Statutory sick pay will be paid by employers at a daily rate of payment to be prescribed by ministerial regulations. The rate is 70% of an employee’s regular salary rate, up to a daily maximum of €110, which can be revised in line with inflation and changing incomes.

Maternity Leave

Mothers are entitled to 26 (156 days) weeks of maternity leave and can receive an extra 16 weeks of unpaid leave, which begins immediately after the end of maternity leave. Mothers must take at least two weeks before the expected birth and at least four weeks after. The entitlement for paid leave depends on whether the worker has contributed enough social insurance (PRSI), as employers are not obligated to pay.

Eligibility for payment from the PRSI is:

  • At least 39 weeks of PRSI paid in the 12 months before the first day of the maternity leave or
  • At least 39 weeks of PRSI paid since first starting work and at least 39 weeks of PRSI paid or credited in the relevant tax year or the tax year immediately following the relevant tax year or
  • At least 26 weeks of PRSI paid in the relevant tax year and at least 26 weeks PRSI paid in the tax year immediately before the relevant tax year.

The weekly standard rate of maternity benefit is 245.00 EUR.

Paternity Leave

Fathers are entitled to 5 weeks of paternity leave that can start any time in the first six months after birth, or placement in the case of an adoption.

Relevant parents are the following:

  • The father of the child
  • The partner (spouse, civil partner, or cohabitant) of the mother of the child
  • The parent of a donor-conceived child

This entitlement is increasing to seven weeks effective from July 2022.

The employer is not required to pay the employee during paternity leave, but the employee may qualify for Paternity Benefit during this time if they have contributed sufficient PRSI contributions.

Parental Leave

Parents are entitled to up to 26 weeks of parental leave for each eligible child before 12 years old. To qualify for the leave, the employee must have been employed for at least one year and provided the employer with a written parental leave request at least six weeks before the required start date.

Adoptive leave entitles one adoptive parent to up to 24 weeks’ unpaid leave from the date the child is placed in the employee’s care.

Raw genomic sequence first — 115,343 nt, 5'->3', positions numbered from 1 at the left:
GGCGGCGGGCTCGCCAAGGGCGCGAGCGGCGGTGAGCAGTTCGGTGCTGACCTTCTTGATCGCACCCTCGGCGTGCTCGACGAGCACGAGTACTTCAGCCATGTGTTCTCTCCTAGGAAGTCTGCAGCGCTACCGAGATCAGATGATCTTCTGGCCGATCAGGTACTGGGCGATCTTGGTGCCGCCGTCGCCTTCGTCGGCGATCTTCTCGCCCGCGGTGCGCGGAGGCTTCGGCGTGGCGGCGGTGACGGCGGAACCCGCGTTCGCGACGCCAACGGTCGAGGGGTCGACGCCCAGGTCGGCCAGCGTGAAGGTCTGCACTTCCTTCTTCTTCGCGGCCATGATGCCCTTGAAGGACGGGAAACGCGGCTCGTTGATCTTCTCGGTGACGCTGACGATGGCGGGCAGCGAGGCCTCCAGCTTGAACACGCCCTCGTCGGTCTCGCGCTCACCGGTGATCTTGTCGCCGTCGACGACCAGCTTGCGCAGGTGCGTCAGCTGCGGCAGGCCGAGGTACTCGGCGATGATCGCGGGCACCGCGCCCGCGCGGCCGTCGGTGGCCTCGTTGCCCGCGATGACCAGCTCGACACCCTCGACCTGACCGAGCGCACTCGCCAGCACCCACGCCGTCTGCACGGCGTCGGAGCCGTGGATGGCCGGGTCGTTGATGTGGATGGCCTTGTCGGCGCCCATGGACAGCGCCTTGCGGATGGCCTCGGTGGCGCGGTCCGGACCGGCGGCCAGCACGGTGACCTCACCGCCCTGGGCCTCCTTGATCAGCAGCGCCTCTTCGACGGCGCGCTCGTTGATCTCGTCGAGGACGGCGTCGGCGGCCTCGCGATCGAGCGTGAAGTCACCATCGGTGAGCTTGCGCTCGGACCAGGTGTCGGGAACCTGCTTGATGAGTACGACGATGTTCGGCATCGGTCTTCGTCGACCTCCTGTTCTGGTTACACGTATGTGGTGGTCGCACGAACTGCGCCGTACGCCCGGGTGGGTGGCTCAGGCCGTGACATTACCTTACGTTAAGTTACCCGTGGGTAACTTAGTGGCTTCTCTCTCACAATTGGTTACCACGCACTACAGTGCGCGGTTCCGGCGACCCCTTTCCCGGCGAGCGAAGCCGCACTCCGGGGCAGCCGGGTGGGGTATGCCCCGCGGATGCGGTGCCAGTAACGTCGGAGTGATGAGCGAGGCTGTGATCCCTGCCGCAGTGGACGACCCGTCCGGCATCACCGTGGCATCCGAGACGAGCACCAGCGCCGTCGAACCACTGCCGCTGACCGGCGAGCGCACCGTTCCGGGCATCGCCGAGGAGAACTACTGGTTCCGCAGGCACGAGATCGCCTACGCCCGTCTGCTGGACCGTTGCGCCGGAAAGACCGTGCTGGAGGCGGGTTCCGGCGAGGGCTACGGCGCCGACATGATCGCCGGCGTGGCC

Effective from 1 July 2022 Parent’s Leave, available to anyone with a child under 2 years of age or who adopted a child within the last 2 years, has been extended from 5 to 7 weeks. The parent must complete the extra leave on or before their child’s second birthday or within 2 years of the adoption placement.

There is no service requirement to be eligible for Parent’s Leave and the associated benefit can be claimed by employees with the required level of social insurance (PRSI) contribution from the Department of Social Protection.

Other Leave

Depending on the collective agreement/employment contract terms, an employee may be allowed additional leave types, once approved between the employer and employee, for the following:

  • Bereavement leave: it is common practice for an employee to be entitled to three days of paid leave in the event of the death of an immediate member of the family; however, this is a contractual agreement rather than a statutory leave entitlement.
  • Jury Service Leave: Employers to provide their full-time, regularly employed employees, job-protected and unpaid leave for their duty as jurors or as a witness in a case or acting as a plaintiff or defendant in the courts. Employees must provide a copy of the jury summons to the employer as evidence of requirement. The court will provide a specific amount of payment, and the employer can choose to provide any additional payment.


Termination Process

Employers can terminate a fix term contract by giving the following reasons – business, personal, or workers misconduct. It requires notice and a written explanation for the termination. If the cause is misconduct, a warning needs to be given with the employee given a chance to explain his/her actions.

When employment ends, employees shall receive any money owed and a payslip.

Revenue Payroll Notifications (RFNs) are available in real-time for new employees (following the implementation of real-time information, the issuing of P45’s & P46 forms are no longer required)

Notice Period